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Supply Chain News: Can Container Lines Control Themselves? Many More Megaships Likely Coming Soon


145 ULCVs on Order Currently, with More Expected

Dec. 4, 2017
SCDigest Editorial Staff

With 2017 a year when rising container volumes an and some level of discipline in terms of capacity swung the demand-supply balance modestly back towards the carriers, will the lines be able to hold off expanding capacity?

Supply Chain Digest Says...

In total, there are 65 active container ships over 18,000 worldwide, and another 145 on order, for a total of 210.

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Doesn't look that way to SCDigest.

The analysts at Drewry recently reported that both CMA CGM and MSC have recently placed major Ultra Large Container Vessels (ULCVs) of over 18,000 TEU. Then Cosco Shipping Holdings announced plans to raise a huge $1.9 billion war chest through the issuance of new shares of stock, which will be used to part fund the purchase of 20 new ships, including 11 units over 20,000 TEU and nine in the more modest 13,800-14,500 TEU range.

Meanwhile, there are reports that Hyundai Merchant Marine (HMM) is planning to splurge on as many as 14 vessels of up to 22,000 TEU.

Interestingly, Drewry - like others before it - says it questions the the scale economies carriers believe comes from ULCVs, noting that "the cost savings at sea are countered by higher costs at port, which in theory should have reduced the industry's appetite for them."

Last year, Drewry carried out a simulation study of the operational and financial impacts on lines, terminal operators, ports and other supply chain stakeholders as vessel size increases up to and beyond 18,000 TEU.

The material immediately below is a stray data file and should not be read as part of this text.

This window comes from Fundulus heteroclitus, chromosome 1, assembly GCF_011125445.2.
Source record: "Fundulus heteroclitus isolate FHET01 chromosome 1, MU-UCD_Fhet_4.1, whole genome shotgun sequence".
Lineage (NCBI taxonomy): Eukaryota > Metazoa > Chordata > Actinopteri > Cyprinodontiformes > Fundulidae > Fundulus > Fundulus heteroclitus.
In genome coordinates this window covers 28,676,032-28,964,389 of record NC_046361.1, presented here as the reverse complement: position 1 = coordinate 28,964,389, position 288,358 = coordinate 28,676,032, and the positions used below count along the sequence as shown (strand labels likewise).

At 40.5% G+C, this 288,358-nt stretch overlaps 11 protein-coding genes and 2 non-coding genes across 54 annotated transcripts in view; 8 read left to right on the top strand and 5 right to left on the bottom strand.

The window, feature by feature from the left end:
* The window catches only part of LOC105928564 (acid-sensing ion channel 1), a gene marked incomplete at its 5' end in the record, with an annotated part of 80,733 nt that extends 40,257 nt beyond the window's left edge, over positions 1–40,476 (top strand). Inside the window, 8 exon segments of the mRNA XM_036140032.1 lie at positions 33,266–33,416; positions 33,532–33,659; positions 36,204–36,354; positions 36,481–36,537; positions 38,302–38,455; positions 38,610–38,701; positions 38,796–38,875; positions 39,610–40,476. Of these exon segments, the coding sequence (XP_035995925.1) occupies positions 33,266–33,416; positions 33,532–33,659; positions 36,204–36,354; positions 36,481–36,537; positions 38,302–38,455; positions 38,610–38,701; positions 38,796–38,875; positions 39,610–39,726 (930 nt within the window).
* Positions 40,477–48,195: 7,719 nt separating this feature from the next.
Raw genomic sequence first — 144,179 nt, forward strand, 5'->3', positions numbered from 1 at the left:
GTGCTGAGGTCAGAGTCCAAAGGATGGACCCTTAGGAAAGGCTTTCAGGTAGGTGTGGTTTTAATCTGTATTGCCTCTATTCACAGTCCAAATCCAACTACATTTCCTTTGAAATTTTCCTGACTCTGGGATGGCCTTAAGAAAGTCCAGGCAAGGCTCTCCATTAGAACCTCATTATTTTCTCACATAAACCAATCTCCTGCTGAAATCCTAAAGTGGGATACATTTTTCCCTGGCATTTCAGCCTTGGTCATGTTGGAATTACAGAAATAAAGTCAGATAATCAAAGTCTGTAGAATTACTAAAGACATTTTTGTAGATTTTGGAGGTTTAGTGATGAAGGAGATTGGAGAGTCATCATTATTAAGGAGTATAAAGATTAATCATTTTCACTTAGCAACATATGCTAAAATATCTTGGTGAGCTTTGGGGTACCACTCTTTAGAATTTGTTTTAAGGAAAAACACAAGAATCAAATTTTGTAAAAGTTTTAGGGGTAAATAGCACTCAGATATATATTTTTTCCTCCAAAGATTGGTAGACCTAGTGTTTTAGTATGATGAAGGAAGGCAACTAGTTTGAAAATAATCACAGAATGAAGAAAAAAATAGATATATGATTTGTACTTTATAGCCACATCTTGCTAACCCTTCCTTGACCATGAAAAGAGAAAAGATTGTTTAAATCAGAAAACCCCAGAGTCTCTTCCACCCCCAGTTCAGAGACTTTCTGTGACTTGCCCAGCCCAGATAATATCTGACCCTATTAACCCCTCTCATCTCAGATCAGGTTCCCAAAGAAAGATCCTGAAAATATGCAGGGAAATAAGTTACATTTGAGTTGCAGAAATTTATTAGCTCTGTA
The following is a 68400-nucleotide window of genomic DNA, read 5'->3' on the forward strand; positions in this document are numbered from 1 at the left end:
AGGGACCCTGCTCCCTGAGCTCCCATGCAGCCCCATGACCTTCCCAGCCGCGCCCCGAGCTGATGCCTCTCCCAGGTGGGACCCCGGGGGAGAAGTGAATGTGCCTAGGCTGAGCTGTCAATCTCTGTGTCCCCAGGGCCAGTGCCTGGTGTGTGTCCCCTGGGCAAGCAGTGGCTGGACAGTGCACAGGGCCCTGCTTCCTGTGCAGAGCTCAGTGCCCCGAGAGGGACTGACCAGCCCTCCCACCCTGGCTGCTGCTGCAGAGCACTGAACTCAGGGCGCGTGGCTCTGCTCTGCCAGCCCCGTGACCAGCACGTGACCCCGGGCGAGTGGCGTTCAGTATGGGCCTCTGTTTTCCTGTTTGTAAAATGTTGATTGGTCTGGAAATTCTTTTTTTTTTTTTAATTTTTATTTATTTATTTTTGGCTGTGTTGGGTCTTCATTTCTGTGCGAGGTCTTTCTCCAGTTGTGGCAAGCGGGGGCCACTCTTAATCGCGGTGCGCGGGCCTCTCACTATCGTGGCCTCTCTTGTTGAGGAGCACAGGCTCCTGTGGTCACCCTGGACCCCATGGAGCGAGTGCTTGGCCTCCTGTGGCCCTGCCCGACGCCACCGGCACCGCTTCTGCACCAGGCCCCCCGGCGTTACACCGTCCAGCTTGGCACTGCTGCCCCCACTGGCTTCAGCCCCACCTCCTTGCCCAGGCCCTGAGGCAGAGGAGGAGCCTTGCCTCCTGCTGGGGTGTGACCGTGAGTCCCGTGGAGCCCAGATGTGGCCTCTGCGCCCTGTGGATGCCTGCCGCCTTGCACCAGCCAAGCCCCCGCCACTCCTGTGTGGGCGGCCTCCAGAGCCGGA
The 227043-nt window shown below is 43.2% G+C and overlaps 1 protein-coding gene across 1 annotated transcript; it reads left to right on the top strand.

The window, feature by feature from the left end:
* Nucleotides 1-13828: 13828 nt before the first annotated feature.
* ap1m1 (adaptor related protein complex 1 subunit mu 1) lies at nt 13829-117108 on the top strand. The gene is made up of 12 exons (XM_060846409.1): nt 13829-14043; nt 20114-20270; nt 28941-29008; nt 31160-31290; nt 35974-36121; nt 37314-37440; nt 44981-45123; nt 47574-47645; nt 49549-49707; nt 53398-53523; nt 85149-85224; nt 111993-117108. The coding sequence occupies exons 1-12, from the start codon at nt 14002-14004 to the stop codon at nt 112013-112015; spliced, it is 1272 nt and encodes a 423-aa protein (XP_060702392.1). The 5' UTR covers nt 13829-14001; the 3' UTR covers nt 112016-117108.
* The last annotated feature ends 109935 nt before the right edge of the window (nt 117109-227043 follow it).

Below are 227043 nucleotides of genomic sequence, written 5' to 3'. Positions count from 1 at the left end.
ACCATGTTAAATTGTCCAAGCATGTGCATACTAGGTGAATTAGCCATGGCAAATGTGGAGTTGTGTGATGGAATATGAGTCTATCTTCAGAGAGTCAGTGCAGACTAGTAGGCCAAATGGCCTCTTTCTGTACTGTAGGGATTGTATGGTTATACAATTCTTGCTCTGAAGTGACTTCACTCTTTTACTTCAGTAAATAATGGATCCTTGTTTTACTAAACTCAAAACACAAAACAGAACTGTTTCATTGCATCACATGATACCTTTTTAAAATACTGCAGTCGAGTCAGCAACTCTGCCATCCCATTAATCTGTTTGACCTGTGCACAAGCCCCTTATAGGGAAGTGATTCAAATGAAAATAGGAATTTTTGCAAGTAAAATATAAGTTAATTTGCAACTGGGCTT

The study found that scale economies from megaships only work for the total supply chain if terminals can increase productivity in line with increases in vessel size. As shown in the graphic from Drewry below, the combined shipping line and port total system cost savings peak at only 5% of total network costs and economies of scale diminish as vessel sizes rise beyond 18,000 TEU.


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That is because port and terminal costs rise rapidly above that level, even as liner costs decline.

That analysis – which some others in the industry do not agree with – doesn't appear to be having much of an impact on what ships carriers order.

"At present the orderbook is very top-heavy with ships of 18,000 TEU and above, accounting for very nearly 50% of all ships scheduled to be delivered by the end of 2020," Drewry notes.

There are 65 active container ships over 18,000 worldwide, and another 145 on order, for a total of 210.

And there are differences by carrier alliance group. The 2M + HMM alliance has a commanding lead in active ULCVs, 43 43 versus just 13 for the Ocean Alliance and 9 for THE Alliance.

But the Ocean Alliance is playing catch up, with 44 ULCVs on order versus 19 for 2M and just three for THE Alliance. Combining active and on order ships, 2M + HMM will have 62 ships, 57 for Ocean Alliance and just 13 for THE Alliance.

You might expect THE Alliance carriers to try to close the gap, Drewry says, but most of the carriers in the group lack the financial resources to get aggressive with ULCVs.

And there is also something of an arms race factor. "The supposed prestige of being the biggest carrier appears to be outweighing economic sense at the moment" when it comes to new ship orders, Drewry says.

A key question of course is if and when port and terminal operators will raise their charges to account for the higher costs for ULVCs they incur, which in turn would dilute the gain carriers see from the megaships.

Will the megaship orders keep coming? Will terminals raise rates to cover their higher costs? Let us know your thoughts at the Feedback section below.


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